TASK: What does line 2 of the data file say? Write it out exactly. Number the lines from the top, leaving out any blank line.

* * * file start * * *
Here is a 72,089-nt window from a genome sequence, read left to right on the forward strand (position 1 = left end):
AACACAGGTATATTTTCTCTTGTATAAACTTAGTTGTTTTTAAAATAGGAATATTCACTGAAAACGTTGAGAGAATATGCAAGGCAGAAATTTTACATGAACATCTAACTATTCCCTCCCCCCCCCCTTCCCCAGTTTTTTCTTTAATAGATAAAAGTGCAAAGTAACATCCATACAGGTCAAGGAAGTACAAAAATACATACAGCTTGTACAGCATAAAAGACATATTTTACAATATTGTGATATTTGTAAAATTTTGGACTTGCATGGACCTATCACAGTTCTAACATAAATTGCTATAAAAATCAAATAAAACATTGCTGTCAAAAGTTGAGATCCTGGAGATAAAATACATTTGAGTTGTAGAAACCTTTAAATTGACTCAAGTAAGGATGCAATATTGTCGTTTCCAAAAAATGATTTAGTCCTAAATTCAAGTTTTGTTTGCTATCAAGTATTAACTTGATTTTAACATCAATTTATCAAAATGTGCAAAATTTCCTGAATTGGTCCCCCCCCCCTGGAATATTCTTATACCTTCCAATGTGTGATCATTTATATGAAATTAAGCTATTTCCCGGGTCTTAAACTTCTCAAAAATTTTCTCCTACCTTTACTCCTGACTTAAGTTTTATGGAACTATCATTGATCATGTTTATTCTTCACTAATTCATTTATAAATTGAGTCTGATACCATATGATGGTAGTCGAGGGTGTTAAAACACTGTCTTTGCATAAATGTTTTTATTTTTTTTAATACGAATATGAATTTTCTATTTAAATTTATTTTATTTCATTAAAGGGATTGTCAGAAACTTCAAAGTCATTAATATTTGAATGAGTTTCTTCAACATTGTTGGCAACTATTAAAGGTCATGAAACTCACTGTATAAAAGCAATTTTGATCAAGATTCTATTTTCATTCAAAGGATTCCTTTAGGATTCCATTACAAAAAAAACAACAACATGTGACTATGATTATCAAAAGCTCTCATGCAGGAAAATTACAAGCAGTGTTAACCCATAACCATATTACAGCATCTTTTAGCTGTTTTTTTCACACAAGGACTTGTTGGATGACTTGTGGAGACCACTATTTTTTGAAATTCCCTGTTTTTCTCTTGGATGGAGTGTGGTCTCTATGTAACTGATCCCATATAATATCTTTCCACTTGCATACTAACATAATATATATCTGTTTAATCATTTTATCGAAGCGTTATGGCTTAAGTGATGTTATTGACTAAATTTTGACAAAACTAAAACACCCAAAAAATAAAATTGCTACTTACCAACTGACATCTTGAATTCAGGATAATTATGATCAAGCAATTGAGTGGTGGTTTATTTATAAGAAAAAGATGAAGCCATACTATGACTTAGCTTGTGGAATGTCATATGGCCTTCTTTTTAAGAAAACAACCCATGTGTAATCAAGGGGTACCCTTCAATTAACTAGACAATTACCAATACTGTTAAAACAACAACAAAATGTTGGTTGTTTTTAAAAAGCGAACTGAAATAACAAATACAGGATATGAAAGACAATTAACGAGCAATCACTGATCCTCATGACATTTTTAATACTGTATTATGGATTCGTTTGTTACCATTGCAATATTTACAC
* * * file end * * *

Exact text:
AACACAGGTATATTTTCTCTTGTATAAACTTAGTTGTTTTTAAAATAGGAATATTCACTGAAAACGTTGAGAGAATATGCAAGGCAGAAATTTTACATGAACATCTAACTATTCCCTCCCCCCCCCCTTCCCCAGTTTTTTCTTTAATAGATAAAAGTGCAAAGTAACATCCATACAGGTCAAGGAAGTACAAAAATACATACAGCTTGTACAGCATAAAAGACATATTTTACAATATTGTGATATTTGTAAAATTTTGGACTTGCATGGACCTATCACAGTTCTAACATAAATTGCTATAAAAATCAAATAAAACATTGCTGTCAAAAGTTGAGATCCTGGAGATAAAATACATTTGAGTTGTAGAAACCTTTAAATTGACTCAAGTAAGGATGCAATATTGTCGTTTCCAAAAAATGATTTAGTCCTAAATTCAAGTTTTGTTTGCTATCAAGTATTAACTTGATTTTAACATCAATTTATCAAAATGTGCAAAATTTCCTGAATTGGTCCCCCCCCCCTGGAATATTCTTATACCTTCCAATGTGTGATCATTTATATGAAATTAAGCTATTTCCCGGGTCTTAAACTTCTCAAAAATTTTCTCCTACCTTTACTCCTGACTTAAGTTTTATGGAACTATCATTGATCATGTTTATTCTTCACTAATTCATTTATAAATTGAGTCTGATACCATATGATGGTAGTCGAGGGTGTTAAAACACTGTCTTTGCATAAATGTTTTTATTTTTTTTAATACGAATATGAATTTTCTATTTAAATTTATTTTATTTCATTAAAGGGATTGTCAGAAACTTCAAAGTCATTAATATTTGAATGAGTTTCTTCAACATTGTTGGCAACTATTAAAGGTCATGAAACTCACTGTATAAAAGCAATTTTGATCAAGATTCTATTTTCATTCAAAGGATTCCTTTAGGATTCCATTACAAAAAAAACAACAACATGTGACTATGATTATCAAAAGCTCTCATGCAGGAAAATTACAAGCAGTGTTAACCCATAACCATATTACAGCATCTTTTAGCTGTTTTTTTCACACAAGGACTTGTTGGATGACTTGTGGAGACCACTATTTTTTGAAATTCCCTGTTTTTCTCTTGGATGGAGTGTGGTCTCTATGTAACTGATCCCATATAATATCTTTCCACTTGCATACTAACATAATATATATCTGTTTAATCATTTTATCGAAGCGTTATGGCTTAAGTGATGTTATTGACTAAATTTTGACAAAACTAAAACACCCAAAAAATAAAATTGCTACTTACCAACTGACATCTTGAATTCAGGATAATTATGATCAAGCAATTGAGTGGTGGTTTATTTATAAGAAAAAGATGAAGCCATACTATGACTTAGCTTGTGGAATGTCATATGGCCTTCTTTTTAAGAAAACAACCCATGTGTAATCAAGGGGTACCCTTCAATTAACTAGACAATTACCAATACTGTTAAAACAACAACAAAATGTTGGTTGTTTTTAAAAAGCGAACTGAAATAACAAATACAGGATATGAAAGACAATTAACGAGCAATCACTGATCCTCATGACATTTTTAATACTGTATTATGGATTCGTTTGTTACCATTGCAATATTTACAC